To 12 ml of the solution S add 2 ml of acetate buffer pH 3.5, mix, add to 1.2 ml of Thioacetamide reagent, mix immediately and allow standing for 2 minutes. Any brown color produced is not more intense than that obtained by treating, in the same manner, a mixture of 10 ml of lead standard solution (1 ppm Pb), and 2 ml of the solution being examined. The standard solution exhibits a slightly brown color when compared to a solution prepared by treating, in the same manner, a mixture of 10 ml of water and 2 ml of the solution being examined.

11. Water
Limit: 11.0 to 13.0 %
Procedure
Transfer 35 to 40 ml of methanol to the titration vessel, and titrate with K.F. reagent, standardized earlier, to the electrometric endpoint to consume any moisture that may be present. Quickly and accurately add 300 mg substance, after adding the substance to be examined, stir for 15 min before titrating, and again titrate with the reagent to the electrometric end-point. Calculate the % of water using formula:
Calculation:
                                    V x F x 100            
Water (% w/w) = -----------------         
                                           W
Where,
V= Volume of K.F. reagent consumed (ml)
F= Water equivalence factor of reagent in mg/ml
W= Weight of substances in mg

12. Assay
Limit: Not less than 99.0 % and Not more than 100.5 % on anhydrous basis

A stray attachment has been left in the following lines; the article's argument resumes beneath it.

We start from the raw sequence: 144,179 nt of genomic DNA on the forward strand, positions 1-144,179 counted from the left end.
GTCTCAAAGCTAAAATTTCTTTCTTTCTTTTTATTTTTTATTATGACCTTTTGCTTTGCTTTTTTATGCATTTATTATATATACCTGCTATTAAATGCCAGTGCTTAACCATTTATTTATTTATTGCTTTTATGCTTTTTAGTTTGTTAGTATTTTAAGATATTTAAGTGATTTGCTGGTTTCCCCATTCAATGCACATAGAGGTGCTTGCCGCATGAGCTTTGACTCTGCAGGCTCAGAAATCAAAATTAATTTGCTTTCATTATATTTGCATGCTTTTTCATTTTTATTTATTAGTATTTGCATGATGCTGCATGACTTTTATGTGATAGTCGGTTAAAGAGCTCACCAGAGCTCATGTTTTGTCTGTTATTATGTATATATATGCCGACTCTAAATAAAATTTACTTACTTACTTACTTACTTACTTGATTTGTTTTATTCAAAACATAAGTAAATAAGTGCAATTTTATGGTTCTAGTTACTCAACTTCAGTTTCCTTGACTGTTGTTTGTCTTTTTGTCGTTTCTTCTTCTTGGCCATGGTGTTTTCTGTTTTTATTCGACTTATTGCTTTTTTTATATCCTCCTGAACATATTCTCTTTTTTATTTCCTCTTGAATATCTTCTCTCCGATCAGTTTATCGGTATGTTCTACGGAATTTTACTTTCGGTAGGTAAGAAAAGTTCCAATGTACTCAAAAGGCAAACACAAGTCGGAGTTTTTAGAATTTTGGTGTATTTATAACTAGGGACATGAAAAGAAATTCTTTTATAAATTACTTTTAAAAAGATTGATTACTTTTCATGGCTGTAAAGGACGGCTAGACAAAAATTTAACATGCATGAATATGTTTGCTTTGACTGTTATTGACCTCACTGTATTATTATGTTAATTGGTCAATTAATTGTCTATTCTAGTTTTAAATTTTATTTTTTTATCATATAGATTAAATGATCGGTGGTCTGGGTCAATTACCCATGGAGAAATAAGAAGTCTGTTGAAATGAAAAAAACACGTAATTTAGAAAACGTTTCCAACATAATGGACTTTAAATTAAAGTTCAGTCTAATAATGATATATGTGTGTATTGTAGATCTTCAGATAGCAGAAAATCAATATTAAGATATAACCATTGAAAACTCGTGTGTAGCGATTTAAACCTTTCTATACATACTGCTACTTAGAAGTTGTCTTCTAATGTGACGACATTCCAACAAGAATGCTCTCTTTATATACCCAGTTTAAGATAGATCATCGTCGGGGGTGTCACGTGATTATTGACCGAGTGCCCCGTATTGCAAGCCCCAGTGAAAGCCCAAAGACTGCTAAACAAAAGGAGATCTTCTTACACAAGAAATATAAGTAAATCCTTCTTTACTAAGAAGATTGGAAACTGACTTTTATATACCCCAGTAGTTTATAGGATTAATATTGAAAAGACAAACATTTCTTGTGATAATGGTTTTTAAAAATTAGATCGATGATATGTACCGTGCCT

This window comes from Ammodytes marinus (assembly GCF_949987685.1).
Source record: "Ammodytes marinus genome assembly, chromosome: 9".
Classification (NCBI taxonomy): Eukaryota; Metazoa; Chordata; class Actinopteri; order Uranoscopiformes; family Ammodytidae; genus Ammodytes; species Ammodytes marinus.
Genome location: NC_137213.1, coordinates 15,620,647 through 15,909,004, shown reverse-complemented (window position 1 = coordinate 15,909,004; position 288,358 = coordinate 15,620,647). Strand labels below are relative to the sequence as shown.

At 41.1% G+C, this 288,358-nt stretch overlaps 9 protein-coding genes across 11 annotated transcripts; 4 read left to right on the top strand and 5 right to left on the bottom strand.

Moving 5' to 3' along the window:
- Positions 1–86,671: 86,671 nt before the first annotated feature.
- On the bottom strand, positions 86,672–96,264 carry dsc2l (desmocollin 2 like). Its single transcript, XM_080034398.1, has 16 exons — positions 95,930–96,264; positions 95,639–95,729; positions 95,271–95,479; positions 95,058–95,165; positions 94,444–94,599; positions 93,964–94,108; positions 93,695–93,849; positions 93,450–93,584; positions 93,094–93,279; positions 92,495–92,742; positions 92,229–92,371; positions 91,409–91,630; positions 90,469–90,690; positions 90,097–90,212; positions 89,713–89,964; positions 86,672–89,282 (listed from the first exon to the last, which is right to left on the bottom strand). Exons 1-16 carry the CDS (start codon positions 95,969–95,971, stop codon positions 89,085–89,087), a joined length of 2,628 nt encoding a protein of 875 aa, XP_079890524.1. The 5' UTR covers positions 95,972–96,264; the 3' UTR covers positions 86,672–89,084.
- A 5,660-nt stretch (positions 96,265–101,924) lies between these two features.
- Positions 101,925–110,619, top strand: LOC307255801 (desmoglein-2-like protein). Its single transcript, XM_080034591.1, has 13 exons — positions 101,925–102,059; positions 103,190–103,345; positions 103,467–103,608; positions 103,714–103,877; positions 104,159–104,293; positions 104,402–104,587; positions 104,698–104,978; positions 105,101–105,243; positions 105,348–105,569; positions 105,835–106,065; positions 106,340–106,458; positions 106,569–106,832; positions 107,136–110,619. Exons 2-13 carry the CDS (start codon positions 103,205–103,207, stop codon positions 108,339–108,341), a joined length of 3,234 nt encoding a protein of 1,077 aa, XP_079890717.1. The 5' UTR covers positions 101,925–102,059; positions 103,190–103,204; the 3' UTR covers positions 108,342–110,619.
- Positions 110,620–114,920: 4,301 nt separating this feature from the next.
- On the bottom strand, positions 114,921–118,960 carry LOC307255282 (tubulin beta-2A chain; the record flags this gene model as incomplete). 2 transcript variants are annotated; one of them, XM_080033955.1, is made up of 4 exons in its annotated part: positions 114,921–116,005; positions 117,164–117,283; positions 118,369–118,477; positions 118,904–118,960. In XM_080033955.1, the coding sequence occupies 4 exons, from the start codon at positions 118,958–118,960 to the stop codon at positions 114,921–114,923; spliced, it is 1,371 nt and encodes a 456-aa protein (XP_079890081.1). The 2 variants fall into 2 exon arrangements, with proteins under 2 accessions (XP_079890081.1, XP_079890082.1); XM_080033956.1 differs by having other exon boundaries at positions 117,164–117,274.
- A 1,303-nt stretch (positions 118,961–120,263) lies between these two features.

Reagent required
Anhydrous glacial acetic acid,
Naphtholbenzene solution
Perchloric acid 0.1M
Procedure
Dissolve 0.150 g in 20 ml of anhydrous acetic acid R, heating to about 50°C. Allow cooling. Using 0.25 ml of naphtholbenzein solution R as an indicator, titrate with 0.1 M perchloric acid until a green color is obtained. 1 ml of 0.1 M perchloric acid is equivalent to 8.602 mg of C6H5Na3O7.
Calculation:

                                                     V x M x F x 100                100                        
 % Assay on dried basis = ----------------------- x -------------------
                                                             0.1 x W             (100 – Water)
Where,    
V= Consumed volume of 0.1 M Perchloric Acid
M= Molarity of 0.1 M Perchloric Acid
F= Factor
W= Weight of substance.

13. Arsenic
Limit: Not more than 2 ppm
Procedure
Dissolve 5 g sample in 50 ml of water and add 15 ml of stannated hydrochloric acid AsT.
Into the bottle or conical flask introduce the test solution; add 5 ml of 1M potassium iodide and 10 g of zinc AsT. Immediately assemble the apparatus and immerse the flask in a water bath at a temperature such that a uniform evolution of gas is maintained. After 40 minutes any stain produced on the mercuric chloride paper is not more intense than that obtained by treating in the same manner 1.0 ml of arsenic standard solution (10 ppm As) diluted to 50 ml with water.

14. Tartrate
Limit: No crystalline precipitate is formed.
Procedure

To a solution of 1 g in 2 ml of water in a test-tube, add 1 ml of a 10% w/v solution of potassium acetate and 1 ml of 6M acetic acid. Scratch the walls of the test-tube with a glass rod; no crystalline precipitate is formed.



Ankur Choudhary is India's first professional pharmaceutical blogger, author and founder of Pharmaceutical Guidelines, a widely-read pharmaceutical blog since 2008. Sign-up for the free email updates for your daily dose of pharmaceutical tips.
.moc.enilediugamrahp@ofni :liamE Need Help: Ask Question

Click Here

No comments:

Post a Comment